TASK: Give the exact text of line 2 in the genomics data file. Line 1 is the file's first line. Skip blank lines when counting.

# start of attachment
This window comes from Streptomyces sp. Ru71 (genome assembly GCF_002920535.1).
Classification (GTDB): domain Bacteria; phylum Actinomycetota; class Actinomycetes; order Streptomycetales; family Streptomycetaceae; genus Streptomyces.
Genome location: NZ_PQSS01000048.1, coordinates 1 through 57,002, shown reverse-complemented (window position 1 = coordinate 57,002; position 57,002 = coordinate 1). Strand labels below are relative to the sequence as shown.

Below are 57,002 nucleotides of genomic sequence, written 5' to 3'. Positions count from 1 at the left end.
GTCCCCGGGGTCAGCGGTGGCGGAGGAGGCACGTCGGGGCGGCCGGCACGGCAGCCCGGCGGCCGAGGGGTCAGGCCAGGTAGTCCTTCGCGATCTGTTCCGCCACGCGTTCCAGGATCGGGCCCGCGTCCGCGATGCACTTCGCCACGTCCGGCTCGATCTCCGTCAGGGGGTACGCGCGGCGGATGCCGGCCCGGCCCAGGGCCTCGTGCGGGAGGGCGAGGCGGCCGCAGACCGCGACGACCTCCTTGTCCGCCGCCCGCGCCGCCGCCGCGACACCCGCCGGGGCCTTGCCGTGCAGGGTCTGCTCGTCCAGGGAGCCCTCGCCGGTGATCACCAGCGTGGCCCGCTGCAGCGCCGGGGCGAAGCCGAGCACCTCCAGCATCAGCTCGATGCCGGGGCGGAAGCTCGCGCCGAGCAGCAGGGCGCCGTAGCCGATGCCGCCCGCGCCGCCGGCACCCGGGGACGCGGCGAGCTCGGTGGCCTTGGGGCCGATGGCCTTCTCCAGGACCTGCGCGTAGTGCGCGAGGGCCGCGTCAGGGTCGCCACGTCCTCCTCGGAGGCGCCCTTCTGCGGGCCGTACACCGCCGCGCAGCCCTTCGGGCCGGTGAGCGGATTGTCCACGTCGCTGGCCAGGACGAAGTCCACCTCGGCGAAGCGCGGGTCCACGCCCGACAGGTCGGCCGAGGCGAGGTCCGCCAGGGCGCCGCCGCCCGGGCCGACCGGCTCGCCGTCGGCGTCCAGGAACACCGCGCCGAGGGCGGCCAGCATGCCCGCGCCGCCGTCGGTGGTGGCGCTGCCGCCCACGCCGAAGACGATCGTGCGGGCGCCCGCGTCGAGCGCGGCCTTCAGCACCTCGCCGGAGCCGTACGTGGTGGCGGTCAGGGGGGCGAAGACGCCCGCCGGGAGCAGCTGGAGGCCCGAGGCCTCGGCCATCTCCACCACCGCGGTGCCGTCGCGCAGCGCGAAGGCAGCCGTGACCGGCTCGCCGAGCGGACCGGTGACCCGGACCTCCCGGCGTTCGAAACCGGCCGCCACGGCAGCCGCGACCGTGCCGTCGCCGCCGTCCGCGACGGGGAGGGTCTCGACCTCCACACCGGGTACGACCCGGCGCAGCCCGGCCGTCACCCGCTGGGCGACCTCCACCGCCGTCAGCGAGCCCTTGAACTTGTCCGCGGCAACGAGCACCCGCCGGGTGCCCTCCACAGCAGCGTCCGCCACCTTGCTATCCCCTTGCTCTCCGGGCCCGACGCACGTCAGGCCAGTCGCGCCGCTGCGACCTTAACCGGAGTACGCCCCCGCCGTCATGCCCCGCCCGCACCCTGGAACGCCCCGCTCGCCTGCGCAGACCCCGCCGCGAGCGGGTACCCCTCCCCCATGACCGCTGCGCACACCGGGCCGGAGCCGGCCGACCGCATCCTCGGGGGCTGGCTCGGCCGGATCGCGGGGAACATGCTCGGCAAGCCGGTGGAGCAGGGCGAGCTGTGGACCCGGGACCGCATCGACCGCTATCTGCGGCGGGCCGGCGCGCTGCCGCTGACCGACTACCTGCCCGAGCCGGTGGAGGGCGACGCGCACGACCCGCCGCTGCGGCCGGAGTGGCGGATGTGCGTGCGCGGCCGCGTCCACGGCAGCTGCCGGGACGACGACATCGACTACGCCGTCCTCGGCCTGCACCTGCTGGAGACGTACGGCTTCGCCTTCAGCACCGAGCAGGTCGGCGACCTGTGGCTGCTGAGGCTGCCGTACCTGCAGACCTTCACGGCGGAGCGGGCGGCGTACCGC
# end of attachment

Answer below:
Classification (GTDB): domain Bacteria; phylum Actinomycetota; class Actinomycetes; order Streptomycetales; family Streptomycetaceae; genus Streptomyces.